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Doctoral defence of Anssi Kanervisto, MSc, 21.1.2022: Advances in deep learning for playing video games

The doctoral dissertation in the field of Computer Science will be examined at the Faculty of Science and Forestry online.

What is the topic of your doctoral research?

My doctoral research advances computer programs that act autonomously, dubbed "agents", which are one area of artificial intelligence research (AI). Agents can be used to automate tasks. For example, an agent could control a power grid to reduce power waste or speed up documentation processing by automatically detecting mistakes or unclear information.

However, the traditional programming of agents may be difficult as we have to write the rules on how the agent should act in different situations. Instead, my research focused on training agents, either by demonstrating how the agent should act ("imitation learning") or by allowing the agent to learn via trial-and-error what actions are good or bad ("reinforcement learning"). With deep neural networks or deep learning, we can train increasingly intelligent agents and apply them to more complex domains like competitive strategy games, which previously were out of the reach of computer agents.

My work uses video games as a benchmark to measure how well agents are learning different tasks and select changes which improve the agent training procedure. Video games provide a wide range of challenges that are readily available but are not necessarily solved by agents. By improving agents in video games we can apply the improvements to more practical tasks.

What are the key findings or observations of your doctoral research?

Agent training methods are commonly evaluated in one or two environments, and the majority of the existing research use the same benchmarks. While this leads to comparable results across studies it might lead to insights that only work in these environments. My research focused on using multiple, novel environments as a benchmark, which video games offer. With this experiment flow, we demonstrated how a simple imitation learning method, behavioural cloning (mimic what human does), can be an effective training method despite previous research using it as a baseline result (i.e. at the bottom of ranking).

However, to reach this effectiveness one has to tune the training algorithm per environment, and we found out that behavioural cloning does not work as a “one size fits all” solution over multiple games. On a practical note, we also demonstrated that imitation learning can be used to augment human-computer usage, specifically by supporting a human player’s mouse control in a video game. For self-learning agents (reinforcement learning), we found out that it is better to minimize the number of options agents can choose from while acting instead of giving many different options. Even if having more options led to better performance in some games, the training procedure failed in the majority of the games as the agent had to spend too much time trying out the options.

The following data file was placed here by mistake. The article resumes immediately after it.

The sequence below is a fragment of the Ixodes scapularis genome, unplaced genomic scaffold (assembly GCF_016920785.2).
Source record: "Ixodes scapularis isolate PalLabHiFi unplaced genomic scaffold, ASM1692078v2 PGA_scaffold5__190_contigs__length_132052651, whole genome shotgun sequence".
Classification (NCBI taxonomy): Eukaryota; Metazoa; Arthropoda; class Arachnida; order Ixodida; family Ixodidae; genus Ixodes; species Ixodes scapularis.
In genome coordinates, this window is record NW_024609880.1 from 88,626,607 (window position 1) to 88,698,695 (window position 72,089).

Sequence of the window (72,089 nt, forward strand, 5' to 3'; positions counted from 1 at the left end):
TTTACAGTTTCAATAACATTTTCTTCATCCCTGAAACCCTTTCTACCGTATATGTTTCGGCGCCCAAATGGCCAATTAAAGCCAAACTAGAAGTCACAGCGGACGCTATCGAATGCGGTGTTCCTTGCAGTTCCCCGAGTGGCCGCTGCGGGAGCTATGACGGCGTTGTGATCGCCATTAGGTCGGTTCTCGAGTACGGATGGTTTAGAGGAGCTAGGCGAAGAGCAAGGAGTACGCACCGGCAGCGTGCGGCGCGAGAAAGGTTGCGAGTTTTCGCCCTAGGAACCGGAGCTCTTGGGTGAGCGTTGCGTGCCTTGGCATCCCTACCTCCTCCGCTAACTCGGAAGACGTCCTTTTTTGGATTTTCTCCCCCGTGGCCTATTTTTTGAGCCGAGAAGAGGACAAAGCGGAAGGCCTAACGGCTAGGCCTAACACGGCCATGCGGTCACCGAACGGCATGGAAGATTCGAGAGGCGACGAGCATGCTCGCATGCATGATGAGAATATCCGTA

Akin to these results, we also found out that one can transfer an agent trained in a video game to a robot with a completely different action space with only little training required. This method can be used in the future to speed up training agents in complex scenarios by re-using already trained agents and not training agents from scratch with zero knowledge.

How can the results of your doctoral research be utilised in practice?

In the immediate future, the results of this research can be used in virtual environments and video games. Game developers can, for example, utilize the results on how to design the video games in a way the agent is able to better learn ideal strategies or how imitation learning should be used. This can be used to create more interesting non-player characters with more complex behaviour, more dynamic opponents in competitive games like Starcraft II or supportive players in open-world games like Minecraft. Agents that can play the game can also be used to test the game automatically more thoroughly, which speeds up the development process and ultimately translates to more complex but error-free games.

The same methods could be applied to productive software as well: for example, an agent can be trained to retrieve important information regarding a user's query even with free-form language, making finding information easier. In the larger scope, the experimental setup and more robust insights obtained during this research will benefit the AI research field by supporting the use of multiple benchmarks (e.g., video games) to validate their results rather than one.

What are the key research methods and materials used in your doctoral research?

The main procedure of research involved designing the procedures for evaluating different training methods, selecting the benchmarks (video games) and studying the final results. If a training method with a unique modification stands above other methods, that modification is deemed beneficial. These experiments were repeated over multiple video games and multiple training algorithms to ensure the insights generalize to different scenarios (ideally, the same insight should apply to any application from video games to robotics).

The doctoral dissertation of Anssi Kanervisto, MSc, entitled Advances in deep learning for playing video games will be examined at the Faculty of Science and Forestry online, on 21 January at 12 noon (UTC+2). The opponent will be Professor Georgios Yannakakis, University of Malta, and the custos will be Senior Researcher Ville Hautamäki, University of Eastern Finland. Language of the public defence is English.

For further information, please contact:

Anssi Kanervisto,

Public examination online

Dissertation book online